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Deferred Adjudication and Gun ownership

Longmont, CO |

In Texas in June of 1999 I led Guilty to a Felony theft charge and received a deferred adjudicated sentence . I completed the probation in June of 2004 and I have not been in any trouble since then . Fast forward to 2013 and the BI denied me for a firearm purchase . Does Colorado view a deferred sentence as a conviction ? Should I appeal ?

It should read **CBI*** and I have lived in Colorado for the last 10 years and am currently a resident. thank you

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Attorney answers 4

Best Answer

A common problem with CBI records, and other law enforcement agency records, is that those agencies do not track what happens to a case after an arrest is made. That information will be in a court file, not a law enforcement agency file, and courts do not report to law enforcement agencies. If your case ultimately ended in a dismissal of all charges, get a certified copy of the court record from the court and send it to the CBI with a cover letter asking the CBI to update your record to show that all charges were dismissed. Until you provide them with that record, their knowledge of your case ended with the arrest. This answer is provided as general information about a legal issue, is not legal advice specific to a particular case, and does not create a lawyer-client relationship with the person asking the question.


Coloraod does not view a deferred "sentence" as a conviction, but it is difficult from your post to tell exactly what happened. Bring your paperwork to a local criminal defense attorney so that you can be fully apprised of your rights.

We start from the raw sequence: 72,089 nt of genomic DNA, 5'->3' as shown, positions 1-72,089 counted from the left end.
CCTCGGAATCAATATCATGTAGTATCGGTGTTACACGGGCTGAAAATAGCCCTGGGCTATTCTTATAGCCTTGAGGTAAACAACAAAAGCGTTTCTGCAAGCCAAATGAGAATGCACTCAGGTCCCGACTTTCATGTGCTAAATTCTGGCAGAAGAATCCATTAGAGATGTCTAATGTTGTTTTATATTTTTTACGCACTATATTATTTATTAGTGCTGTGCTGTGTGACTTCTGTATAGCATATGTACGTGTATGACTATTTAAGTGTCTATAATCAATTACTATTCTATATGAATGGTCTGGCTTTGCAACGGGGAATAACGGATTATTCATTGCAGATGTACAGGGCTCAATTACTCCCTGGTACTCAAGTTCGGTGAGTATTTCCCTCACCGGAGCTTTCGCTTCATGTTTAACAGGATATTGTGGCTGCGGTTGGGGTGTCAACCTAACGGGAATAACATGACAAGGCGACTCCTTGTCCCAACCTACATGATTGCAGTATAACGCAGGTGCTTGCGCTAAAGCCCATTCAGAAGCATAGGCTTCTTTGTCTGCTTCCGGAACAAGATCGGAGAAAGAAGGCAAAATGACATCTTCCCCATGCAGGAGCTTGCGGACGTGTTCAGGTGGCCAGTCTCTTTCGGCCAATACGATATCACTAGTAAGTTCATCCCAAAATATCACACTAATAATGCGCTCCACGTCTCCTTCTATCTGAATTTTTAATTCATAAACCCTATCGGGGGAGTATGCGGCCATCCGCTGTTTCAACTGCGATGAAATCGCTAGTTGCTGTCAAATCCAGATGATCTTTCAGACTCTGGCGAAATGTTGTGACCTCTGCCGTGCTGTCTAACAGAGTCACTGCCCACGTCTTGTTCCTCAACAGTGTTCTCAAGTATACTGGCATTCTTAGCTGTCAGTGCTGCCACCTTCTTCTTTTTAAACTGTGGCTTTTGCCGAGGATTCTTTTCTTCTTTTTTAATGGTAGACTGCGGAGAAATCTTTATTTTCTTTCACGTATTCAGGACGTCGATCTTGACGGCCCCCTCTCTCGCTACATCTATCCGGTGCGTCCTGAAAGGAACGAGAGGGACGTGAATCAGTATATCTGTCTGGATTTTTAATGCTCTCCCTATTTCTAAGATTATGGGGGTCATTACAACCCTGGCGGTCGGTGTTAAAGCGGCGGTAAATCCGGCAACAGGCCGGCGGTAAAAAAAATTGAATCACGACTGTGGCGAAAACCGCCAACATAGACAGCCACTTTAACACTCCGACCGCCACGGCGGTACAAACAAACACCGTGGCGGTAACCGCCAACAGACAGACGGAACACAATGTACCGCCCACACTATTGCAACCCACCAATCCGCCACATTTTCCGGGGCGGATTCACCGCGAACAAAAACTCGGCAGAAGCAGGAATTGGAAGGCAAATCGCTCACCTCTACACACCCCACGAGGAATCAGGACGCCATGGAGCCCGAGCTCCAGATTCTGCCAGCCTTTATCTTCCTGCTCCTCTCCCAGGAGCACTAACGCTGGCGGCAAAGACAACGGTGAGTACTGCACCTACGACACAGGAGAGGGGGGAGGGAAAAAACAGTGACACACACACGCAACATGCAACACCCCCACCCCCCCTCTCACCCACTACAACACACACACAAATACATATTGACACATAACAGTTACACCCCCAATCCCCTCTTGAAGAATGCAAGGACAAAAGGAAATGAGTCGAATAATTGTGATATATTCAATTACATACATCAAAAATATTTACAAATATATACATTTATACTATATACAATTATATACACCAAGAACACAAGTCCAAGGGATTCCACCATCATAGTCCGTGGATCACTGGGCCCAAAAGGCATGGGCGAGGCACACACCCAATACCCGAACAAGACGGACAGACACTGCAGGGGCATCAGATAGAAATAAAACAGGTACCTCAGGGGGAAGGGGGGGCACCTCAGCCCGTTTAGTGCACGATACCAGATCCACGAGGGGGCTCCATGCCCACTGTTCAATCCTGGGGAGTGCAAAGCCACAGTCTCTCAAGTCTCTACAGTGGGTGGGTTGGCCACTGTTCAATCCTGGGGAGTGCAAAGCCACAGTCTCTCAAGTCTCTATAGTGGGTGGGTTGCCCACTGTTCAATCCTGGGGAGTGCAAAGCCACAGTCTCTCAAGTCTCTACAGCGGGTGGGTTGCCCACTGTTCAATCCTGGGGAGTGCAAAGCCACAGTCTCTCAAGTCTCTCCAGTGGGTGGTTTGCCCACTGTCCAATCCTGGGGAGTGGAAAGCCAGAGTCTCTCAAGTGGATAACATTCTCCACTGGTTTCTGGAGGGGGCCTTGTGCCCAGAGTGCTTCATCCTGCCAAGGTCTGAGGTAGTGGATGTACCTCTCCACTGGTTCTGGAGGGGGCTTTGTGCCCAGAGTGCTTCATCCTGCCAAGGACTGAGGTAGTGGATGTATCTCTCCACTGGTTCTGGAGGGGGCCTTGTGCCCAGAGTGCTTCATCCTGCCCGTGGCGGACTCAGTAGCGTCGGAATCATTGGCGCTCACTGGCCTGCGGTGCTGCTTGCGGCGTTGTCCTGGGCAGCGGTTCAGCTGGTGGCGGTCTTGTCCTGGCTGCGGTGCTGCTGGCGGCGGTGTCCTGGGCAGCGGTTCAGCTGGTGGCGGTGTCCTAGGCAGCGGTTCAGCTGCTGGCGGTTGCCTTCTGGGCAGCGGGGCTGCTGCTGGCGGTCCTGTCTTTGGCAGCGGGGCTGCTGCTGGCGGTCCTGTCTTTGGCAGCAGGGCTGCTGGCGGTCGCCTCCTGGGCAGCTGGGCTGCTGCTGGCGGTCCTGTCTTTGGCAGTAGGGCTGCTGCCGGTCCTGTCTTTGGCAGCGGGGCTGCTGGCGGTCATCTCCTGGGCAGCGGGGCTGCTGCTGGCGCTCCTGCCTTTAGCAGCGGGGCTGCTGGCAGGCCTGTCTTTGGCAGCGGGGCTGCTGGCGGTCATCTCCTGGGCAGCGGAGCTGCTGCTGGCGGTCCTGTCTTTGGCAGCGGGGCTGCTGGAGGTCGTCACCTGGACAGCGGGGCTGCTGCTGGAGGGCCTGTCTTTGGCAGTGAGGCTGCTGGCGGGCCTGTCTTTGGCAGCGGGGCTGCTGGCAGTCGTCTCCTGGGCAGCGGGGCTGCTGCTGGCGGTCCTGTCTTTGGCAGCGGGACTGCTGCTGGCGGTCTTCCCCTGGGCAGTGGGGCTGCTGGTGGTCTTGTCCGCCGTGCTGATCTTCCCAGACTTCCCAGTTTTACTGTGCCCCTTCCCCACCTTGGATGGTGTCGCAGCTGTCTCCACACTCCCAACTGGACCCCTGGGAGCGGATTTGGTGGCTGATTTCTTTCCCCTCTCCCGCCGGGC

Good luck to you.


In no way am I offering you legal advice, and in no way has my comment created an attorney-client relationship. You are not to rely upon my note above in any way, but insted need to sit down with counsel and share all relevant facts before receiving fully-informed legal advice. If you want to be completely sure of your rights, you must sit down with an experienced criminal defense attorney to be fully aware of your rights.


A deferred adjudication is not a conviction under Texas law. The Feds treat a deferred as a conviction. You can go back and get your Texas case records sealed.
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My answers are intended only as general legal advice and are not intended to create an attorney-client relationship. There is no substitute for a full consultation with a local experienced criminal defense attorney. For more answers based on my 19 years of experience visit my website,


Check with the judicial district where you pled. It might be as simple as the record being misreported. That seems to happen a lot with Deferred Sentences. If that's the case, ask the local court to send in a corrected record that shows not only that it was a deferred, but that you successfully completed it.